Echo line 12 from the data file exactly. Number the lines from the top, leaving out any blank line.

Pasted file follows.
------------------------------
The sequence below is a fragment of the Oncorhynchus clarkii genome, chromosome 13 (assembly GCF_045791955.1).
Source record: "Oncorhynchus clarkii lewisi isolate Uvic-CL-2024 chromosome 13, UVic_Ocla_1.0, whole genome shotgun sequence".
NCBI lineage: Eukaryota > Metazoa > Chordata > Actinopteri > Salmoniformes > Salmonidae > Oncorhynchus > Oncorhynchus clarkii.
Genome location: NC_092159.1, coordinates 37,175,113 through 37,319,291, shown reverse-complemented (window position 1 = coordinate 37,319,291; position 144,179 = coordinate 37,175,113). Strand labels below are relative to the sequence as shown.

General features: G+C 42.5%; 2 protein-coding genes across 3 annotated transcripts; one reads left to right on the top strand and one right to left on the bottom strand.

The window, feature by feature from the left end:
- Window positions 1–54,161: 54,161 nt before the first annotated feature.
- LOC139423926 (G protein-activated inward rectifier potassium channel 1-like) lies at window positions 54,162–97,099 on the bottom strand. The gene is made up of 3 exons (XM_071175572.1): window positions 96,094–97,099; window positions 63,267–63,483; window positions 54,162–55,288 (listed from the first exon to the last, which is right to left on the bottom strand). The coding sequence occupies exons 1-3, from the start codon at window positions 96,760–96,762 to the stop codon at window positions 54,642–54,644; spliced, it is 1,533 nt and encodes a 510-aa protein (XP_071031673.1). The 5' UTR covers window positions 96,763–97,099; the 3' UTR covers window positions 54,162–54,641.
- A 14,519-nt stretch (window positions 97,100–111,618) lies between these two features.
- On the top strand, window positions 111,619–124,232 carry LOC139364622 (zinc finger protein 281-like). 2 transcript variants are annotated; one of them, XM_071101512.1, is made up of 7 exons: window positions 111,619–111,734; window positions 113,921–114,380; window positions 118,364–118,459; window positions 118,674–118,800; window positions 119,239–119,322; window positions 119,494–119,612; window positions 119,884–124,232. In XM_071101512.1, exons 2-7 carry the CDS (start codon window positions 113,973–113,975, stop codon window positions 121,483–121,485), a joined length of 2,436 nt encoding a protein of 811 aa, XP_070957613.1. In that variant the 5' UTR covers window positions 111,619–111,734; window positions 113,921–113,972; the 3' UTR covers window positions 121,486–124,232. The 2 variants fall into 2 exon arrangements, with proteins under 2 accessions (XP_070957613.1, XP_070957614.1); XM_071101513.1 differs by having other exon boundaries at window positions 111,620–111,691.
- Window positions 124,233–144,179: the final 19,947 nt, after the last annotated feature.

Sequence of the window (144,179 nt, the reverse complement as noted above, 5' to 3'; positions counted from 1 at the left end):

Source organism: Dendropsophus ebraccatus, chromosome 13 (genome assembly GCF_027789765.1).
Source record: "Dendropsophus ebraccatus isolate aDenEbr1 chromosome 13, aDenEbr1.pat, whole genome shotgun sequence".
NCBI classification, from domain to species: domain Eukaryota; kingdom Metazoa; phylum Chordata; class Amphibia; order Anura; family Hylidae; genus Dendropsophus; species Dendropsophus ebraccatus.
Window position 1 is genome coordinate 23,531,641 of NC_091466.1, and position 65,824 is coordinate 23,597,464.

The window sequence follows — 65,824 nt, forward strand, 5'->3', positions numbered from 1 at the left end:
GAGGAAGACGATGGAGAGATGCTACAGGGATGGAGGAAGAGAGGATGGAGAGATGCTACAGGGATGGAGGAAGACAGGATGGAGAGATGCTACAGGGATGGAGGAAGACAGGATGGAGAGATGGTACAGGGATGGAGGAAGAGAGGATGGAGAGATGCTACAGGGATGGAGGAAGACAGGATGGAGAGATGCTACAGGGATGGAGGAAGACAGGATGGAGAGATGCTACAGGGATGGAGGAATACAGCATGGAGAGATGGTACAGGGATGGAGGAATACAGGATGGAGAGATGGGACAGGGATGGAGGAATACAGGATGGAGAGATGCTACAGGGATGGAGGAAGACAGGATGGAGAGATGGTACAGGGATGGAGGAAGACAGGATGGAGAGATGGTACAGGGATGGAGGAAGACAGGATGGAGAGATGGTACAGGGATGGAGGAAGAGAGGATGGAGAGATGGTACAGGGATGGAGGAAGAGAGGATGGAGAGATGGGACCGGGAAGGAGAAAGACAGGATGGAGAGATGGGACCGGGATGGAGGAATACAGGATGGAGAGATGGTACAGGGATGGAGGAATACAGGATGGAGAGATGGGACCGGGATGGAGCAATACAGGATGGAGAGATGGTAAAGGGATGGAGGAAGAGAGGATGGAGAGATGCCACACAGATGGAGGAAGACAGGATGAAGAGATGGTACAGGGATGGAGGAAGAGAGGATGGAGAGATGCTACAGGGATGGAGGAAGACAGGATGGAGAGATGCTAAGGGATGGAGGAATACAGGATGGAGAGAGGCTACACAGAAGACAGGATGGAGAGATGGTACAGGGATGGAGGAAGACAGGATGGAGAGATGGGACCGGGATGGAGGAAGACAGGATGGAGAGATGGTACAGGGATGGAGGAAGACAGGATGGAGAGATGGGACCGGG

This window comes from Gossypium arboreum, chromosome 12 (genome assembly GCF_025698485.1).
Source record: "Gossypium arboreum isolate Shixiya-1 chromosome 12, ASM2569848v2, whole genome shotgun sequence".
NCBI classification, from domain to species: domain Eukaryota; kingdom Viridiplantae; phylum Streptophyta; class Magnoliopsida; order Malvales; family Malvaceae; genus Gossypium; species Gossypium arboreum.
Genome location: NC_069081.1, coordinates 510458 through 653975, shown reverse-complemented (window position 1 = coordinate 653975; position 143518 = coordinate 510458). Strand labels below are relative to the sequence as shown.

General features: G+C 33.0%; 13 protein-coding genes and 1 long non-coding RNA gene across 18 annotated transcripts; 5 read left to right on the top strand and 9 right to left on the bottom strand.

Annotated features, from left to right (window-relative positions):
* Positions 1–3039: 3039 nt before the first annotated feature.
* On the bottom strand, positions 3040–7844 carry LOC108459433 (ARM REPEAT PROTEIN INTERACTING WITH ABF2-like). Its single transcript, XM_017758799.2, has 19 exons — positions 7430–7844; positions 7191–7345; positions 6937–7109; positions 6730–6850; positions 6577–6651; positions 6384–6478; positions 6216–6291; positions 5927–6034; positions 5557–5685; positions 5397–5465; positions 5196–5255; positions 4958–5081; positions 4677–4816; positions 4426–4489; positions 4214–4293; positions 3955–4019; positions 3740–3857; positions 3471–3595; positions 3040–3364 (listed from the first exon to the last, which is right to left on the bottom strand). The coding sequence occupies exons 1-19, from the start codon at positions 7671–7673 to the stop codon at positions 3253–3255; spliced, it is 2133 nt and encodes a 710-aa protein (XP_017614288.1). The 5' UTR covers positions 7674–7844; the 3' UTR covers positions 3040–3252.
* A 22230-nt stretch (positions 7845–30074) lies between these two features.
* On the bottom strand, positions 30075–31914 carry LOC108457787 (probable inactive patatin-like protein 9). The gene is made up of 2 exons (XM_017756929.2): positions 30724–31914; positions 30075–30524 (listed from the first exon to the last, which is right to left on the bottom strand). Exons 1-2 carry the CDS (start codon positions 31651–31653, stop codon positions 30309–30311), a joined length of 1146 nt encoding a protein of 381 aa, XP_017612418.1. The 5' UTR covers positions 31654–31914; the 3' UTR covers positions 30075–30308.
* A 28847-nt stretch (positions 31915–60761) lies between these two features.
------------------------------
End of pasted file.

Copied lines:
Sequence of the window (144,179 nt, the reverse complement as noted above, 5' to 3'; positions counted from 1 at the left end):